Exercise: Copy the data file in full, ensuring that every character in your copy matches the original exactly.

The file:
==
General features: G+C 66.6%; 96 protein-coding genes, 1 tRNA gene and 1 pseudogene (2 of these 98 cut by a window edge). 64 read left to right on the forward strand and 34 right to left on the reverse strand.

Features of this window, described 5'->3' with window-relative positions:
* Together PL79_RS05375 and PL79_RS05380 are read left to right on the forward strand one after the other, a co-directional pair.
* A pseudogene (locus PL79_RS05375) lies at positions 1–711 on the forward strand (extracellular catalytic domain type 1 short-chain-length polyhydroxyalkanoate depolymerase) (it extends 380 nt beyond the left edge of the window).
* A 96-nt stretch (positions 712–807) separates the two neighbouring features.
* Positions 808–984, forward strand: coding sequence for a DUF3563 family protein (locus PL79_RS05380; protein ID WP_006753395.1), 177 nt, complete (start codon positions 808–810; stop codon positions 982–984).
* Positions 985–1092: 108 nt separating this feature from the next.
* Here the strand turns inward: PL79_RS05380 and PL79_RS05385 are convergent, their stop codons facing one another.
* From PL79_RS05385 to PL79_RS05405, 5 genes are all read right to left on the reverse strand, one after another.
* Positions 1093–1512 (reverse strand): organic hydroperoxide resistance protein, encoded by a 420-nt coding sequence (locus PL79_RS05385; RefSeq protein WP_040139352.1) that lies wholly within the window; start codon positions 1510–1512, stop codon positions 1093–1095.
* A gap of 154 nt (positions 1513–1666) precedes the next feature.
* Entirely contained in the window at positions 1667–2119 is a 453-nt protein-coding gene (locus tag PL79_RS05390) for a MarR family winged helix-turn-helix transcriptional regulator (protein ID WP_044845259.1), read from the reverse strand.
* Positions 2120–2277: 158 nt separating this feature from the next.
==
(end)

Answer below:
General features: G+C 66.6%; 96 protein-coding genes, 1 tRNA gene and 1 pseudogene (2 of these 98 cut by a window edge). 64 read left to right on the forward strand and 34 right to left on the reverse strand.

Features of this window, described 5'->3' with window-relative positions:
* Together PL79_RS05375 and PL79_RS05380 are read left to right on the forward strand one after the other, a co-directional pair.
* A pseudogene (locus PL79_RS05375) lies at positions 1–711 on the forward strand (extracellular catalytic domain type 1 short-chain-length polyhydroxyalkanoate depolymerase) (it extends 380 nt beyond the left edge of the window).
* A 96-nt stretch (positions 712–807) separates the two neighbouring features.
* Positions 808–984, forward strand: coding sequence for a DUF3563 family protein (locus PL79_RS05380; protein ID WP_006753395.1), 177 nt, complete (start codon positions 808–810; stop codon positions 982–984).
* Positions 985–1092: 108 nt separating this feature from the next.
* Here the strand turns inward: PL79_RS05380 and PL79_RS05385 are convergent, their stop codons facing one another.
* From PL79_RS05385 to PL79_RS05405, 5 genes are all read right to left on the reverse strand, one after another.
* Positions 1093–1512 (reverse strand): organic hydroperoxide resistance protein, encoded by a 420-nt coding sequence (locus PL79_RS05385; RefSeq protein WP_040139352.1) that lies wholly within the window; start codon positions 1510–1512, stop codon positions 1093–1095.
* A gap of 154 nt (positions 1513–1666) precedes the next feature.
* Entirely contained in the window at positions 1667–2119 is a 453-nt protein-coding gene (locus tag PL79_RS05390) for a MarR family winged helix-turn-helix transcriptional regulator (protein ID WP_044845259.1), read from the reverse strand.
* Positions 2120–2277: 158 nt separating this feature from the next.